While areas continue to introduce new mechanics over the course of Moons of Madness, the gameplay can be divided into two broad categories. Puzzles and exploration comprise one of these categories. Early on, puzzles are quite simple, and this does a good job of lulling players into a sense of security. This makes for a well-paced introduction, for even though things start slow, it serves as a basis for unnerving both Shane and the player when something unnatural interferes with maintenance and repairs. Later, puzzles become much more involved, and there’s a good variance in complexity to the problems you solve.
The other broad category encompasses encounters and setpieces. There are a couple of fast-paced chase sequences, and these are well-designed, guiding you intuitively towards the right path without feeling overly restrictive. It’s also a nice touch when machinery is slow to react to inputs in the middle of a chase and Shane begins to curse at the tech and urge it to go faster; his words tended to be quite similar to my own in these moments. Overall, the chases don’t offer a huge amount of challenge, but they serve the pacing of the game well.
However, other encounters with enemies tend to be more hit-or-miss. Some will offer a moderate challenge, but one particular stealth section feels overlong and uninspired. It wasn’t simple enough merely to breeze past it, but it also wasn’t frightening or thrilling enough to be very engaging. Combat doesn’t really feature in the game, but there is a large action setpiece that is built up with puzzles and lore notes and benefits from effective pacing and execution. None of the encounters are pushing the envelope in terms of mechanics, but for the most part, they’re well-constructed and competently-implemented.
High Ground View
Much of the story of Moons of Madness is conveyed through environmental design and PC terminals containing notes and emails from various characters. As mentioned above, the environments are atmospheric and evocative, while the in-game text often provides valuable characterization, worldbuilding, and some good old-fashioned Lovecraftian verbosity. Look closely and you’ll discover Mythos Easter eggs and cute touches (a toy rocketship deposits tiny astronauts when you interact with it), as well as glimpses into the daily lives of the ill-fated crew — Chess is a popular pastime among these astronauts, for instance.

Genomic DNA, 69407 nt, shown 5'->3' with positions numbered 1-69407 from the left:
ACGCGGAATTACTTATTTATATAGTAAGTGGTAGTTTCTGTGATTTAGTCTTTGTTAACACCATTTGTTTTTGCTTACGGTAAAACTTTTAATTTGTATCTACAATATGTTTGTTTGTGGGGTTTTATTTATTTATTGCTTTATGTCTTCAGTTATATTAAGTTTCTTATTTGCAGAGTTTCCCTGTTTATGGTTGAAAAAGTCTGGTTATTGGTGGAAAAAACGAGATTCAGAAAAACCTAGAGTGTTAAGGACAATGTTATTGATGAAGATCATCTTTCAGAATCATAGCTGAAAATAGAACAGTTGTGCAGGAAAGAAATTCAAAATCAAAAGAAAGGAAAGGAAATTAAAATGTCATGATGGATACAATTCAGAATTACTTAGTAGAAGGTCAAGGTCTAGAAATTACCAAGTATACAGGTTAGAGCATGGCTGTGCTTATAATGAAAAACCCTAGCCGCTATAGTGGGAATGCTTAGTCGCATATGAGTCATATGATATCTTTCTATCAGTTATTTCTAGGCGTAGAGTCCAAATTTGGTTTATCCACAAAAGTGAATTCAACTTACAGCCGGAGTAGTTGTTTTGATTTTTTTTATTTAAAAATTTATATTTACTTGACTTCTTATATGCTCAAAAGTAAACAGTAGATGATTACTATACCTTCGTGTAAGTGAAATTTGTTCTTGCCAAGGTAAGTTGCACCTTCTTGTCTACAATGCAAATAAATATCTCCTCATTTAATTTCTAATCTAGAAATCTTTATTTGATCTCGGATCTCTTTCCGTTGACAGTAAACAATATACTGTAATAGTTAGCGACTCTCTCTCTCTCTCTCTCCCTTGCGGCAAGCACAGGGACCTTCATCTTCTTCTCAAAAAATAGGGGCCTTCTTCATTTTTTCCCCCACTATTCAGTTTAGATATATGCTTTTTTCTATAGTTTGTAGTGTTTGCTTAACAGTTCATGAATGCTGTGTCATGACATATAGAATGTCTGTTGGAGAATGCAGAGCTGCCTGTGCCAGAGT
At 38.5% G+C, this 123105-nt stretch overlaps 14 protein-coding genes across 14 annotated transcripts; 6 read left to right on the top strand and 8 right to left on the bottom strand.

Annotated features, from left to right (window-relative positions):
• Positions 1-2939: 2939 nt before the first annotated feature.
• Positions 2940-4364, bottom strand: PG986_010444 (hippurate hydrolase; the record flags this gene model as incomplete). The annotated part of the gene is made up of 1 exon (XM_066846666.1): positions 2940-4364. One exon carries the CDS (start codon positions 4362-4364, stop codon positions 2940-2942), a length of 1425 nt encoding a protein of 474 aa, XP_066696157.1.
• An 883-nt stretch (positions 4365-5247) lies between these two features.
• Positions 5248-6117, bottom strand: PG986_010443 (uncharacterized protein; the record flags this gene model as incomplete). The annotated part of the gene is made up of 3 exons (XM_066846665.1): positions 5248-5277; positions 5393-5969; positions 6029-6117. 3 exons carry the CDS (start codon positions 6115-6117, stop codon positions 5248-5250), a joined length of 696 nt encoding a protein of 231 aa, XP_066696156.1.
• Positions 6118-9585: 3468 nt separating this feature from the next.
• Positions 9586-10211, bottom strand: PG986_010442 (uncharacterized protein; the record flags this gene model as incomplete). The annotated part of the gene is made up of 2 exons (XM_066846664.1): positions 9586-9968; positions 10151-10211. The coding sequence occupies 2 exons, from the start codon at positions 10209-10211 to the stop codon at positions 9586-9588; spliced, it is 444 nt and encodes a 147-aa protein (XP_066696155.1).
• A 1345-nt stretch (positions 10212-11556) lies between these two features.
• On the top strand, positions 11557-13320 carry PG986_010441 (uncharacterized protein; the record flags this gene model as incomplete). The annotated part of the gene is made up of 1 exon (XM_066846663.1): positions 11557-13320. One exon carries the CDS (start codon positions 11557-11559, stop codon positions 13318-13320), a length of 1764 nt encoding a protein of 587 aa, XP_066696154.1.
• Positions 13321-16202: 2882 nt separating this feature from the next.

The game also does a good job of keeping things fresh and moving at a brisk pace. New areas are frequently introducing mechanics, but these are almost always manageable in terms of complexity, intuitive in their application, and at least mildly interesting in terms of the challenge they offer. It also helps that certain mechanics like the Biogage and EVA suit persist throughout the game, providing a bit of stability and consistency to counterbalance the rapid changes encountered as the plot progresses.
Game title: Moons of Madness
Game description: Moons of Madness tasks players with repairing life-saving tech, solving puzzles, dodging eldritch monstrosities, and discovering exactly what’s going on amid the dust and rock of the red planet. Shady organizations, unhinged academics, and mutated plantlife are just a few of the things with which protagonist Shane Newhart must contend.
Tone, Atmosphere, and Audiovisuals - 8/10
Puzzles and Exploration - 7/10
Writing and Storytelling - 7/10
Encounters and Setpieces - 7/10
Although it lacks in originality or surprise, Moons of Madness successfully launches Lovecraftian Horror to Mars. With an unsettling atmosphere, keen art direction, and a potent mixture of puzzles and setpieces, the game is an appropriately creepy, oppressive adventure through the void and between dreams half-remembered.
- A pervading sense of dread and unease
- Gorgeous, disturbing use of color and shadow
- Good pacing and varied mechanics
- Predictable story
- Uninspired enemy encounters
- Some technical issues (textures failing to load, one crash, occasional typos, etc.)